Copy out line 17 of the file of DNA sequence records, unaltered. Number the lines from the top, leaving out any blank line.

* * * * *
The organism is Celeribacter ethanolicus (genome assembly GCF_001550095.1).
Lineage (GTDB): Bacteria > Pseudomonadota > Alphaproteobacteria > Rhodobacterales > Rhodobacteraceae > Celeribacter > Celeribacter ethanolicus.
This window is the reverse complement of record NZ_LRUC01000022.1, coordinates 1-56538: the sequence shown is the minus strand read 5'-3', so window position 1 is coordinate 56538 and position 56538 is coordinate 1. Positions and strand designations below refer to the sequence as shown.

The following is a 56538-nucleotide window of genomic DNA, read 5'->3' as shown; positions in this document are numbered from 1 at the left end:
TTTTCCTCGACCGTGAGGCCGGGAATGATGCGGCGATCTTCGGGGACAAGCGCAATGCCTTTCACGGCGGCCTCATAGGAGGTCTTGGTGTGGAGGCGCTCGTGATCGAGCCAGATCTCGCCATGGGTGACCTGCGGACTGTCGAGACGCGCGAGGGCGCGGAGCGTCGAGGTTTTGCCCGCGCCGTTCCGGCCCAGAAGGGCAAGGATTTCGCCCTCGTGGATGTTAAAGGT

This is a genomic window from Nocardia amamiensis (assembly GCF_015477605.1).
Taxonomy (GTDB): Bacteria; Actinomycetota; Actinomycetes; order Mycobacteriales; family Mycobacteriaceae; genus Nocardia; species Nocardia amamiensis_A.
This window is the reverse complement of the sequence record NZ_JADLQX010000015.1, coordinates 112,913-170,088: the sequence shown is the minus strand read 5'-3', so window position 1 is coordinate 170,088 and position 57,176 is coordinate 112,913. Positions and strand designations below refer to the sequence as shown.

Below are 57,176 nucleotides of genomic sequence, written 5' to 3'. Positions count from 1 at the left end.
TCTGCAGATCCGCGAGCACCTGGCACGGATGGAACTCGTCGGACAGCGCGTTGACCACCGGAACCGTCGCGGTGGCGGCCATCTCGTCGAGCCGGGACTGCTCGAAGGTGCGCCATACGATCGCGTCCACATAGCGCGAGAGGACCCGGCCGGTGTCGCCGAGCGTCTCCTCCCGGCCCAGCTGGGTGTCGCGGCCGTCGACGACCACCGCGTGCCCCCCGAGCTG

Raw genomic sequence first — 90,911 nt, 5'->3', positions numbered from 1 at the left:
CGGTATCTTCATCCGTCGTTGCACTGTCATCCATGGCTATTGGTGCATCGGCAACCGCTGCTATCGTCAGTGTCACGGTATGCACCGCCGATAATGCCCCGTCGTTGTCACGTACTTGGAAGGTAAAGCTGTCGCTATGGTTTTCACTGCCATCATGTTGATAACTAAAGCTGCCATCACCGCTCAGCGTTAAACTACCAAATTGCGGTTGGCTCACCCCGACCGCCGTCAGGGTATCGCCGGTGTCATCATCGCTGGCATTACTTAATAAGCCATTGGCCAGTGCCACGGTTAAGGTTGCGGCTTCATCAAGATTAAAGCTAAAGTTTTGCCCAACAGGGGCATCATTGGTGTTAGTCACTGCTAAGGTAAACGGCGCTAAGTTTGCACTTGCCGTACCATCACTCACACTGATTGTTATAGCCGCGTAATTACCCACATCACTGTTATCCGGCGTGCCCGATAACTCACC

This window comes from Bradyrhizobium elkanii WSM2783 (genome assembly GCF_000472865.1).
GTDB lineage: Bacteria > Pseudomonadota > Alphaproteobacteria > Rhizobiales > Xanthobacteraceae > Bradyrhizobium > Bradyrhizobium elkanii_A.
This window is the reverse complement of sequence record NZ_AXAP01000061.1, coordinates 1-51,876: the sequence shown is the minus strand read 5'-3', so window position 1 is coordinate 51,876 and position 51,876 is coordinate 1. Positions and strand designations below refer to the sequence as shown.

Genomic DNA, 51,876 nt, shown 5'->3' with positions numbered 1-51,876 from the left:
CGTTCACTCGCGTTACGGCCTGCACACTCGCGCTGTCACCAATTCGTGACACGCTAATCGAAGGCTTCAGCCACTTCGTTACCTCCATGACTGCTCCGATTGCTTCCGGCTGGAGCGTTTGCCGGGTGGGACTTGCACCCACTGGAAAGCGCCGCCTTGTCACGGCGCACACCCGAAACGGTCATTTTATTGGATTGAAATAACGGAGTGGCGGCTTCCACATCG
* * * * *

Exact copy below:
CGTTCACTCGCGTTACGGCCTGCACACTCGCGCTGTCACCAATTCGTGACACGCTAATCGAAGGCTTCAGCCACTTCGTTACCTCCATGACTGCTCCGATTGCTTCCGGCTGGAGCGTTTGCCGGGTGGGACTTGCACCCACTGGAAAGCGCCGCCTTGTCACGGCGCACACCCGAAACGGTCATTTTATTGGATTGAAATAACGGAGTGGCGGCTTCCACATCG